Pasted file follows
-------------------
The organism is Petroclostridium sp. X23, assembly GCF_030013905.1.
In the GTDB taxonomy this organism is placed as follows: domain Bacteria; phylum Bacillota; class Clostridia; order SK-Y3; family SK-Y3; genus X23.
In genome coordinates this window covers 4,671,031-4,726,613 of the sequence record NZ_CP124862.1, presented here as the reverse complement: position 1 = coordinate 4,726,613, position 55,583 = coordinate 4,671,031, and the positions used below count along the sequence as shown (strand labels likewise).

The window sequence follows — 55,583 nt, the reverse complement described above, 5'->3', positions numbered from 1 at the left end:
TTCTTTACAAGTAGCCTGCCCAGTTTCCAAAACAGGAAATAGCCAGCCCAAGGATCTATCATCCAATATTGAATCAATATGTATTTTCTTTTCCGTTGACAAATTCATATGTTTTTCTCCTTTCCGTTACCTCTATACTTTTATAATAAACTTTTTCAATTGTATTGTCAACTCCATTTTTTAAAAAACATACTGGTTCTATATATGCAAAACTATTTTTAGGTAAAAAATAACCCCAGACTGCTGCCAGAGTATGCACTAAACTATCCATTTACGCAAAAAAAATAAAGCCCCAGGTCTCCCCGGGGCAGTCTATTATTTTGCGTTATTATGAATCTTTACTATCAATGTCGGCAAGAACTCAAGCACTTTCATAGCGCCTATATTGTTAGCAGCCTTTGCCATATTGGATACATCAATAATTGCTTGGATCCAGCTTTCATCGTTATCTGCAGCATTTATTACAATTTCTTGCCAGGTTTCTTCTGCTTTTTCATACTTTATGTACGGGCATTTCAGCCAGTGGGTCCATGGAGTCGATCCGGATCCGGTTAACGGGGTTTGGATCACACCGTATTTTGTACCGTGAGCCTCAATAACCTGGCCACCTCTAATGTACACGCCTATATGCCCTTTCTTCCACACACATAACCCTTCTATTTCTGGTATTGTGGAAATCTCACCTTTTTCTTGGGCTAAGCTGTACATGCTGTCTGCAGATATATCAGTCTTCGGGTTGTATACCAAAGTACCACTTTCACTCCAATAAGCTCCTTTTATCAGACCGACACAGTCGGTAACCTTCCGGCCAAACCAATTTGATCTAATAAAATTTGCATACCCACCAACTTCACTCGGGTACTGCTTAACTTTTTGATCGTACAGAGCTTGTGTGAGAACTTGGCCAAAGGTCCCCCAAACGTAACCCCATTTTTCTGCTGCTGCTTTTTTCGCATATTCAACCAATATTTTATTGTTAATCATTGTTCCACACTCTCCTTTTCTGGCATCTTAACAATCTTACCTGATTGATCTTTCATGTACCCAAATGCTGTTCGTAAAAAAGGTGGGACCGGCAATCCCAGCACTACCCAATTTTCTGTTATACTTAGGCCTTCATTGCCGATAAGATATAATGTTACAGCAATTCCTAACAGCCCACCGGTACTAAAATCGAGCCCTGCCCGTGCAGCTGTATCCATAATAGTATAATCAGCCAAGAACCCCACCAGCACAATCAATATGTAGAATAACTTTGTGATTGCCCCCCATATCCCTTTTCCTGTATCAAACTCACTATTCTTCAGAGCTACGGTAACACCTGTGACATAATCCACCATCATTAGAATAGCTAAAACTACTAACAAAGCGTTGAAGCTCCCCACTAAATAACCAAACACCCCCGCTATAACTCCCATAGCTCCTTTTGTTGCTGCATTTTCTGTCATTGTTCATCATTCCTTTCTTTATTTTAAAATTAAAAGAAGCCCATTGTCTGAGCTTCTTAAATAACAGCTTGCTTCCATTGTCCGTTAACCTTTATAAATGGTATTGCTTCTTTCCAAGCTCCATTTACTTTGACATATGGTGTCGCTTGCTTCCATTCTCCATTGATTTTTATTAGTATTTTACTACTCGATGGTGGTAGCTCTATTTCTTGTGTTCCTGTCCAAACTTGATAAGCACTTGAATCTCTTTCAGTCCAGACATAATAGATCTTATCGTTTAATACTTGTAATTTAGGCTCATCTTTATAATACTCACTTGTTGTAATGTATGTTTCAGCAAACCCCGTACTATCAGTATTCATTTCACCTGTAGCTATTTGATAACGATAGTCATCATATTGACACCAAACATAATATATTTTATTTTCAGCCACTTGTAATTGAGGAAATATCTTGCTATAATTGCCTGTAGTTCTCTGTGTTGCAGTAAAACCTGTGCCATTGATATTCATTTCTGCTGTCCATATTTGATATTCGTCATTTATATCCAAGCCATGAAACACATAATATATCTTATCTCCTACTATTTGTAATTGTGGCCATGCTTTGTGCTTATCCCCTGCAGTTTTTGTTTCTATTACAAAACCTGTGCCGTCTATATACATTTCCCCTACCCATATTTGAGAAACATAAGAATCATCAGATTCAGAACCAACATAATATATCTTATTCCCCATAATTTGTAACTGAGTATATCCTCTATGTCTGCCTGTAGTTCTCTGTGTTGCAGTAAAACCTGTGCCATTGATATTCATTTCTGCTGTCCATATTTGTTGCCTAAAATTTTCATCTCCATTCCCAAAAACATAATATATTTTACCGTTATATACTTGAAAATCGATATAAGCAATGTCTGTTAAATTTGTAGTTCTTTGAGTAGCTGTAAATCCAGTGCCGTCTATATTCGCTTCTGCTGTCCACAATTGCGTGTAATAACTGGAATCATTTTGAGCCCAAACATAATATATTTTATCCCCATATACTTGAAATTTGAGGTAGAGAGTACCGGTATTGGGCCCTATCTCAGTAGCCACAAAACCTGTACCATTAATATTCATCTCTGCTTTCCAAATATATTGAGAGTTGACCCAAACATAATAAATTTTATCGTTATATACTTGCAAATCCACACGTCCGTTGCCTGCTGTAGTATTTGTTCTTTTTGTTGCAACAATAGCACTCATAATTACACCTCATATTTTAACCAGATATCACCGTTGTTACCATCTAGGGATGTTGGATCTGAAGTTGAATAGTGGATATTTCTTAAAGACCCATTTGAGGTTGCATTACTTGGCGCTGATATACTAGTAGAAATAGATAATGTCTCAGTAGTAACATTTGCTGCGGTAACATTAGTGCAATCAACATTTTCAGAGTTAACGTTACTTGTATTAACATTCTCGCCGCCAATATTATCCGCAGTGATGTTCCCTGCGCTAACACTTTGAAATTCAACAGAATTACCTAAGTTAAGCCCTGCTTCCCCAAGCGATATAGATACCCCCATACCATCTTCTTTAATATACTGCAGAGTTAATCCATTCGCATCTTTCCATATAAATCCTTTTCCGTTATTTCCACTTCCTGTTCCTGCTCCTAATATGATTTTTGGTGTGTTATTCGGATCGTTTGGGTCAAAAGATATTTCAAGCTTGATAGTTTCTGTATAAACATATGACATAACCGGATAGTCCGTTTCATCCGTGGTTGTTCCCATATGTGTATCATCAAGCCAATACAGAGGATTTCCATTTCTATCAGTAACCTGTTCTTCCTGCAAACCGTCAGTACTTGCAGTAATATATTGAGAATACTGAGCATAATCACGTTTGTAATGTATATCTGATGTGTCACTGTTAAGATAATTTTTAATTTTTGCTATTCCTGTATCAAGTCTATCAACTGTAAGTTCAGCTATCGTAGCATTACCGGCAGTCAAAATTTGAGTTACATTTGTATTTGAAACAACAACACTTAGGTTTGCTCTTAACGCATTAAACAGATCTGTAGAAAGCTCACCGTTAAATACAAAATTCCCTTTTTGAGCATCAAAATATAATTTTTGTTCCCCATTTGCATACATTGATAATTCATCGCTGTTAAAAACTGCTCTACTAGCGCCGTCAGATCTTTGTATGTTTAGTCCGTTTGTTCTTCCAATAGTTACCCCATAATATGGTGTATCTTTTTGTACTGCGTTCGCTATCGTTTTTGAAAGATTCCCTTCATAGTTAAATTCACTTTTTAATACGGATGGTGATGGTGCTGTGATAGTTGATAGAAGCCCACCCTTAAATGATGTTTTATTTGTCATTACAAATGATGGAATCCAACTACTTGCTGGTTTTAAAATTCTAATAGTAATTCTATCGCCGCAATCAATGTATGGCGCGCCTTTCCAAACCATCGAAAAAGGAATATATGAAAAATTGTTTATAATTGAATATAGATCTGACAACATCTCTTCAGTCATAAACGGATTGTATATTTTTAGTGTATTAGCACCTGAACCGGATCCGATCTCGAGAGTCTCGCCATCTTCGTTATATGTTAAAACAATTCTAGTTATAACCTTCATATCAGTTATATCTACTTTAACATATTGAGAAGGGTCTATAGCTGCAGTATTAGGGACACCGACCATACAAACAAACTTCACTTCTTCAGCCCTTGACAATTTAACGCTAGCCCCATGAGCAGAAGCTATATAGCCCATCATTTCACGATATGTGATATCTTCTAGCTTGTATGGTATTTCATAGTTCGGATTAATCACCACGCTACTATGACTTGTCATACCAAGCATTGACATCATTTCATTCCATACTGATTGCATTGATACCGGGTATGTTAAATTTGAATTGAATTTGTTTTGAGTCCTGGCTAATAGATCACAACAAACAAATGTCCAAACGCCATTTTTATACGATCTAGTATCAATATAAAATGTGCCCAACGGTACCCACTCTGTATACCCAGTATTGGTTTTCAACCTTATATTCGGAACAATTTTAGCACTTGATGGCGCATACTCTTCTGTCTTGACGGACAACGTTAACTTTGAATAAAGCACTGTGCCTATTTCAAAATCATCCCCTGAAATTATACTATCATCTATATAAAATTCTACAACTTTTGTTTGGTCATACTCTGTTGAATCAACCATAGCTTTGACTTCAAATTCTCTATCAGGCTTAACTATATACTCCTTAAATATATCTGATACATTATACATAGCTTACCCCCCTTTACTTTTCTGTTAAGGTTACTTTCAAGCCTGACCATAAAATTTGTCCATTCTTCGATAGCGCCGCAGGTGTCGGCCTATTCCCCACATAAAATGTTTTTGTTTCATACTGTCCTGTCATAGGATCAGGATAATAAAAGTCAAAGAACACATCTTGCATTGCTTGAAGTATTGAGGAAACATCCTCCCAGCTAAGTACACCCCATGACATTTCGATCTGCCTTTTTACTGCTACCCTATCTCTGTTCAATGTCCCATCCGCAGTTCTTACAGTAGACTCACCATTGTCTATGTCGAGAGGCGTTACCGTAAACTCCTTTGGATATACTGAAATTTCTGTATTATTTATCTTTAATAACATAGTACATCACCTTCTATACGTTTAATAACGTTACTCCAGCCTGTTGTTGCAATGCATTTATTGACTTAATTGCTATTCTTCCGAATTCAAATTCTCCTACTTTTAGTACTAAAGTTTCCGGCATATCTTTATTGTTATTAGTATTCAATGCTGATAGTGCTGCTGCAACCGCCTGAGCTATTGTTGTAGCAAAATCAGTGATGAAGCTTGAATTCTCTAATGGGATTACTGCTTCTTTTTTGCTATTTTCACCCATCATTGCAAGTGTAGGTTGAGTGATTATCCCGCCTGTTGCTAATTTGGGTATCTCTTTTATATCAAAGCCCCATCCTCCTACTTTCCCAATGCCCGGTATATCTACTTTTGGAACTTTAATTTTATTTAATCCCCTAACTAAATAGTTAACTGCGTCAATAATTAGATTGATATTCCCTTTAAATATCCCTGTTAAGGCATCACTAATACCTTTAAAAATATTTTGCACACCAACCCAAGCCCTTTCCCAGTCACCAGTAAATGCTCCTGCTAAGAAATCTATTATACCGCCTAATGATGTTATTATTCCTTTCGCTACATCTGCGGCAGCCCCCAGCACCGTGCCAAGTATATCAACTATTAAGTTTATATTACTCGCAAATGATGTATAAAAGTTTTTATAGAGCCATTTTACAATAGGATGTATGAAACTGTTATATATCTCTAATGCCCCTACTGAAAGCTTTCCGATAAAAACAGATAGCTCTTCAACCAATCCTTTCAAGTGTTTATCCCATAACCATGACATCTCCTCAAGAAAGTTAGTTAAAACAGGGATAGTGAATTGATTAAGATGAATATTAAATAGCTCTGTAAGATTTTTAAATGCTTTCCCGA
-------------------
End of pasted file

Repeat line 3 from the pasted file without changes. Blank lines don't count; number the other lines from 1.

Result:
In genome coordinates this window covers 4,671,031-4,726,613 of the sequence record NZ_CP124862.1, presented here as the reverse complement: position 1 = coordinate 4,726,613, position 55,583 = coordinate 4,671,031, and the positions used below count along the sequence as shown (strand labels likewise).